People More Concerned About Germs On Their Hands Than Germs In Their Mouths
You might think that in an increasingly germ-o-phobic nation, people would take extra care to eliminate oral disease-causing germs from their mouths, but you’d be wrong. Nearly 80 percent of people in America feel concerned about germs on their hands yet only 66 percent worry about germs in their mouth.
What’s more, while nearly all Americans surveyed (95 percent) agreed that they need to do more than just brush to keep their mouths healthy, only one in three flosses or rinse with mouthwash in the morning, and less than half see a dentist twice a year for preventative visits. The fact is that many people don’t realize that brushing only cleans approximately 25 percent of your mouth.
Your mouth can have more germs in it than there are people on the planet and science suggests that some of these germs may be linked with chronic diseases so it would be advisable to brush, floss and rinse with a therapeutic mouthwash twice a day and visit the dentist regularly to prevent problems and keep your mouth healthy.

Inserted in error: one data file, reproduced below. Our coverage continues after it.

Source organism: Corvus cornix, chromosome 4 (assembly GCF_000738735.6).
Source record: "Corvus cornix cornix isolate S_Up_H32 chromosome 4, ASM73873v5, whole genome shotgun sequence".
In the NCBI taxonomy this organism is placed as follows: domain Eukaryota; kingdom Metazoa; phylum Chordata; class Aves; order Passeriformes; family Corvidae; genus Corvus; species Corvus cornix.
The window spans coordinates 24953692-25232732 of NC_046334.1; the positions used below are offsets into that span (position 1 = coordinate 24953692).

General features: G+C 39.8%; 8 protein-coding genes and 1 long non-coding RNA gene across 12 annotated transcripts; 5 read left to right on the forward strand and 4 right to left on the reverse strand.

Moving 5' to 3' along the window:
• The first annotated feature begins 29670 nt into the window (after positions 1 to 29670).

Perhaps many of us rely on brushing alone because we think of cavities as the most common oral health problem. However, a recent survey showed, bleeding while brushing and flossing is the most common symptom experienced by half of all surveyed, followed by cavities and plaque, which impacted only one in three.
Germs in the mouth multiply and can become embedded in a thick layer called plaque biofilm. When this happens, these biofilm germs become much more difficult to kill by simply brushing and flossing, and are more likely to cause problems such as bad breath and more seriously gingivitis. Left untreated, gingivitis can increase the potential for advanced gum disease, which science suggests could be linked with greater health problems.
As for preventative dental visits, those surveyed named a lack of dental insurance (44 percent) and money (41 percent) as barriers to adopting this practice.
Poor oral care can have a much greater impact on a person’s health and lifestyle than you might think. Numerous reports have shown a possible link between poor oral health and chronic illness, including diabetes and heart disease. Beyond the potential health risks, many survey respondents said they have missed activities including eating favourite foods (37 percent), smiling in photographs (33 percent), sleep (19 percent), kissing loved ones (15 percent) and work (10 percent) because of dental problems such as tooth pain, cavities and gingivitis. Social stigma may also exist, as those with poor oral health were viewed by nearly 40 percent or more respondents as untidy.